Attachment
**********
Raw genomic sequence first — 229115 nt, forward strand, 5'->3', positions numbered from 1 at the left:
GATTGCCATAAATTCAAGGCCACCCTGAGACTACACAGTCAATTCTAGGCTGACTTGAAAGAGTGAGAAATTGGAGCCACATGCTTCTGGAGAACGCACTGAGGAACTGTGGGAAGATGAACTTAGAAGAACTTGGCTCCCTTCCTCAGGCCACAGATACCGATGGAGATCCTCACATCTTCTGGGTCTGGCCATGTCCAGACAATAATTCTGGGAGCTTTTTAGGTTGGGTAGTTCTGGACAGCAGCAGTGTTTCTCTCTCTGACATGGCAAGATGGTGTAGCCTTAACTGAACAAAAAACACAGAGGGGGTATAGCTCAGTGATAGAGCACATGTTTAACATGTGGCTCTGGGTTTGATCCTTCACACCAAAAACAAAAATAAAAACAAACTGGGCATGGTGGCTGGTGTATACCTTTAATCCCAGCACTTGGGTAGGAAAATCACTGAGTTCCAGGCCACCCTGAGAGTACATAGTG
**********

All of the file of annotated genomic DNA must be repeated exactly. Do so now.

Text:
Raw genomic sequence first — 229115 nt, forward strand, 5'->3', positions numbered from 1 at the left:
GATTGCCATAAATTCAAGGCCACCCTGAGACTACACAGTCAATTCTAGGCTGACTTGAAAGAGTGAGAAATTGGAGCCACATGCTTCTGGAGAACGCACTGAGGAACTGTGGGAAGATGAACTTAGAAGAACTTGGCTCCCTTCCTCAGGCCACAGATACCGATGGAGATCCTCACATCTTCTGGGTCTGGCCATGTCCAGACAATAATTCTGGGAGCTTTTTAGGTTGGGTAGTTCTGGACAGCAGCAGTGTTTCTCTCTCTGACATGGCAAGATGGTGTAGCCTTAACTGAACAAAAAACACAGAGGGGGTATAGCTCAGTGATAGAGCACATGTTTAACATGTGGCTCTGGGTTTGATCCTTCACACCAAAAACAAAAATAAAAACAAACTGGGCATGGTGGCTGGTGTATACCTTTAATCCCAGCACTTGGGTAGGAAAATCACTGAGTTCCAGGCCACCCTGAGAGTACATAGTG